Did you see Goodbye Granadaland – ITV 1’s so-called tribute show to mark the end of half a century of broadcasting from Granada TV’s Manchester city centre buildings?
There’s no doubt it’s the end of an era – ITV’s Manchester offices have relocated to MediaCity at Salford Quays, and anyone working in the media will tell you that little stirs interest in an audience more than a dose of nostalgia.
But as examples of demeaning your own history go, Goodbye Granadaland could become a university text. Here was a TV company which changed the way modern popular entertainment was delivered to the public. A set of TV studios which produced programmes which went far beyond the ITV network – University Challenge for example. A TV company which has constantly reinvented TV, from the introduction of Coronation Street to the arrival of This Morning and, perhaps less obvious, the home to Jeremy Kyle.
And that’s just popular entertainment. Look at what it did for current affairs – summed up in three words: World In Action – and you have something worth celebrating at every opportunity. Yet how did ITV choose to look back on arguably the most important TV company which has since been consumed into ITV?
It called on comedian Peter Kay, whose hackneyed routine of sneering slightly at the 1980s has gone from being refreshing to tiresome in the space of about six years – and it was his involvement in this programme which turned what should have been a chance to combine light entertainment with social history into, well, The Peter Kay Show.
Peter Kay walking down Coronation Street. Peter Kay walking on the ‘famous’ Granada roof (famous if you’re from the north west, presumably less famous if you’re in Cornwall). Peter Kay walking down a corridor (surprise). Peter Kay doing quick gags in the props cupboard. Peter Kay doing impressions in the props cupboard. Peter Kay marvelling at the size of the red Granada letters which were once visible across the city centre but which have now been taken down and put into storage. Peter Kay talking about a ‘famous picture’ of him and his sister – which even he has to admit is only famous in his house.
Yet the one thing which barely got a mention was the debt of gratitude Peter Kay actually owes Granada for giving him exposure – back in the days when regional programming meant more than just the 6pm news and when people in Lincolnshire didn’t get the same news as people in Birmingham at the weekend – on the various local shows Granada used to show then.
It wasn’t the only thing swept to one side. Programmes like Prime Suspect, Stars In Their Eyes,
To quote the ITV blurb put out beforehand:
“From historic performances by the great Sir Laurence Olivier to the gritty reality of The Jeremy Kyle show, the studios have been part of the fabric of British life for almost 60 years.”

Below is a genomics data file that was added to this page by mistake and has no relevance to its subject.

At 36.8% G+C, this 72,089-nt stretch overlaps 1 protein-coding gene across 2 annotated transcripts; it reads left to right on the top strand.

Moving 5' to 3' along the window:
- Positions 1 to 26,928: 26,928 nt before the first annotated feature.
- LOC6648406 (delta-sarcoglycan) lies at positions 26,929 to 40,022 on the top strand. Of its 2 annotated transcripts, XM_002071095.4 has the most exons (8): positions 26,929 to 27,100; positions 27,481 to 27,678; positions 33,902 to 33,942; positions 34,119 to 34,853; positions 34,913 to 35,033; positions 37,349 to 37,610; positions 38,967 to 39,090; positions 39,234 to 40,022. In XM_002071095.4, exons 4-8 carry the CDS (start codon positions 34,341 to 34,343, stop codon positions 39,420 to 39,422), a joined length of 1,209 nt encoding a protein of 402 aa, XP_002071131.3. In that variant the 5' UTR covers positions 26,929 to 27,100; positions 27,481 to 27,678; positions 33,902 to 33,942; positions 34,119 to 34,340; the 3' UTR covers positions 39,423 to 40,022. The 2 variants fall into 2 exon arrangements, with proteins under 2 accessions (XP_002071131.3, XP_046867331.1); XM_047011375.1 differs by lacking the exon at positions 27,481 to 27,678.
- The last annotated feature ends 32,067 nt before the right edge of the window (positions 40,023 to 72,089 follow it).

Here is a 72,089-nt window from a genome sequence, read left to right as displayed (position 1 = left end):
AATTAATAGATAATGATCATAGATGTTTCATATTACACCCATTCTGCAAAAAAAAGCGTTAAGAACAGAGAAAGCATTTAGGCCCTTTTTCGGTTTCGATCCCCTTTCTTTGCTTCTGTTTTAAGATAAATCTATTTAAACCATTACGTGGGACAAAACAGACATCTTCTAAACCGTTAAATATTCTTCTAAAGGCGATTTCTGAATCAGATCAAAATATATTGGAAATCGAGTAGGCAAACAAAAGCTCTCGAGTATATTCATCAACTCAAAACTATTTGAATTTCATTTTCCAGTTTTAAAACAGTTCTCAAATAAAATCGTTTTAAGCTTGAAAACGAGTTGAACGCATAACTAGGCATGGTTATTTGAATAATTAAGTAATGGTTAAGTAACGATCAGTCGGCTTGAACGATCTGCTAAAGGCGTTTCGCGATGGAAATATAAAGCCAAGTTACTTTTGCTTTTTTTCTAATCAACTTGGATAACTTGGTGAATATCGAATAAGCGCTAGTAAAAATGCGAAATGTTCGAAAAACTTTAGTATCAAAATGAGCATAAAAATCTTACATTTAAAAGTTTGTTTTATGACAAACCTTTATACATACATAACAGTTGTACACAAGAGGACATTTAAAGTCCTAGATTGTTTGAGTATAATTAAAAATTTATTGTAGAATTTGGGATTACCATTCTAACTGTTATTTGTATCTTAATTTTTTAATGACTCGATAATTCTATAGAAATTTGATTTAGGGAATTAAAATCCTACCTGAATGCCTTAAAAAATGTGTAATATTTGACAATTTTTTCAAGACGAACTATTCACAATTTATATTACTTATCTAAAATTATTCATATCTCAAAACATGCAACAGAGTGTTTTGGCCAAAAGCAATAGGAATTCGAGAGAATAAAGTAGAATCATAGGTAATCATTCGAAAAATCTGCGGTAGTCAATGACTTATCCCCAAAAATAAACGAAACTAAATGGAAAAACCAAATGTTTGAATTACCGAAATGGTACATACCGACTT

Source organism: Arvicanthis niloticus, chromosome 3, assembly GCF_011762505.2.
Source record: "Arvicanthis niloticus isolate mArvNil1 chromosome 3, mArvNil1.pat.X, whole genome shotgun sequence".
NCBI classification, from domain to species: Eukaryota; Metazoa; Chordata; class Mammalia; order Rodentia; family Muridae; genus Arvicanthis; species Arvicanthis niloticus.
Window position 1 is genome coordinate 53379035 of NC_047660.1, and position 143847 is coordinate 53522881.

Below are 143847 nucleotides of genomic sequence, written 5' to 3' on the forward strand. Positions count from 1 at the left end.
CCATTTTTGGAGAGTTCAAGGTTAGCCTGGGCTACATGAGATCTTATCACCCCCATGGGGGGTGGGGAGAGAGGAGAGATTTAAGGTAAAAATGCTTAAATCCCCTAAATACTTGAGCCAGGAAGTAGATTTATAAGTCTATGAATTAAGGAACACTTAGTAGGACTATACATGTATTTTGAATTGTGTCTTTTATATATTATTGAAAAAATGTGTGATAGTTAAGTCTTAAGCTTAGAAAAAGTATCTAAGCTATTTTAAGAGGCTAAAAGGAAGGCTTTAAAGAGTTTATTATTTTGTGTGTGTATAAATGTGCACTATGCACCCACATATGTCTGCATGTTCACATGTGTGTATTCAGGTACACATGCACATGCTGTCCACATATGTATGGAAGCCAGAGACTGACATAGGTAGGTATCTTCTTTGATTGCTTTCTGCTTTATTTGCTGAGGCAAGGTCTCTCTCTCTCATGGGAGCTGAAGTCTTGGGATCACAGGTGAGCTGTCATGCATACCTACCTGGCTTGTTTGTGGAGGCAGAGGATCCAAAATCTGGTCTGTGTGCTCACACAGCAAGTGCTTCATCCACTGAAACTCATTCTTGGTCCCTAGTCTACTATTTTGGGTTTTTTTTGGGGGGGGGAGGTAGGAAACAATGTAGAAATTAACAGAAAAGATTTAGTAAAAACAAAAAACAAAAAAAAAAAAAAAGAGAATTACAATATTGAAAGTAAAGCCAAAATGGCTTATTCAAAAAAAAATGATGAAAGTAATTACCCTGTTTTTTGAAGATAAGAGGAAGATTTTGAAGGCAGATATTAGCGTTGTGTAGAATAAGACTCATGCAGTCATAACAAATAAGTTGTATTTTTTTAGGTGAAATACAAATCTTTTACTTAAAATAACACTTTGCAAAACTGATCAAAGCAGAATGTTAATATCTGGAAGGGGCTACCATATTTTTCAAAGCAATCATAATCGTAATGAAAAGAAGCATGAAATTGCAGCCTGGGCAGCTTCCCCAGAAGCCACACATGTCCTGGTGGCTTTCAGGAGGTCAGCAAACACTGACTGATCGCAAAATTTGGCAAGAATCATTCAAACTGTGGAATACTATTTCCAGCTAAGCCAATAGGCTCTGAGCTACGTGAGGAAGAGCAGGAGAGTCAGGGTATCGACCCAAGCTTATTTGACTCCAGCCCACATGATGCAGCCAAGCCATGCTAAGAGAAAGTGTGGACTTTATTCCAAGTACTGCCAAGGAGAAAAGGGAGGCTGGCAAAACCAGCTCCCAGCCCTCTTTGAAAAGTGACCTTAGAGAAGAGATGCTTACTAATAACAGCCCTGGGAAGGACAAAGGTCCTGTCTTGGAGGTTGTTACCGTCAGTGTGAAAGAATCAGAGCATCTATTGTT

So what better way to pay tribute to that than to sprinkle it with some Peter Kay stardust? This year we’ve seen the closure of BBC TV Centre in London, which was marked with a series of fascinating documentaries on BBC 4, the same channel which also reflected brilliantly Coronation Street’s history with a drama on the subject a couple of years ago. Yet ITV chose to serve up its rich history as material for a comedian who has no real attachment to Granada whatsoever, other than plaguing Granada Reports (or so it feels) whenever he has a show in town?
To quote Jim Bowen (sort of), here’s who they could have had:
The epic story of Granada is told by some of the famous faces that have starred in or worked on its shows. Featuring new interviews with Dame Helen Mirren (Prime Suspect), Lynda La Plante (Prime Suspect writer), Charles Dance (Jewel In the Crown), Matthew Kelly, Sir Michael Parkinson, the stars of Coronation Street, Jeremy Irons, Shaun Ryder and many many more.
There was also Jeremy Paxman, thanks to University Challenge being filmed in Manchester, and daytime legends Richard and Judy, who met while working at Granada. All familiar faces, all with a love of Granada. They were the ones to tell the story of Granada, not a comedian who added nothing, but took plenty in terms of primetime exposure.
All of this was summed up to me in a letter which appeared in last Tuesday’s Manchester Evening News, written by a former projectionist at Granada. When a newspaper letter writer can tell you more about the history of Granada in a few hundred words than a comedian manages in 90 minutes of prime time TV on the channel he is broadcasting about, there’s something not quite right. Or maybe it tells us that the newspaper letters page is still a crucial part of what we do:
Maybe someone, somewhere will do Granada’s history due justice in the future – there’s a whole series in the memories created and its impact on life over the last 50 years. Stars In Their Eyes is surely worth an hour on its own…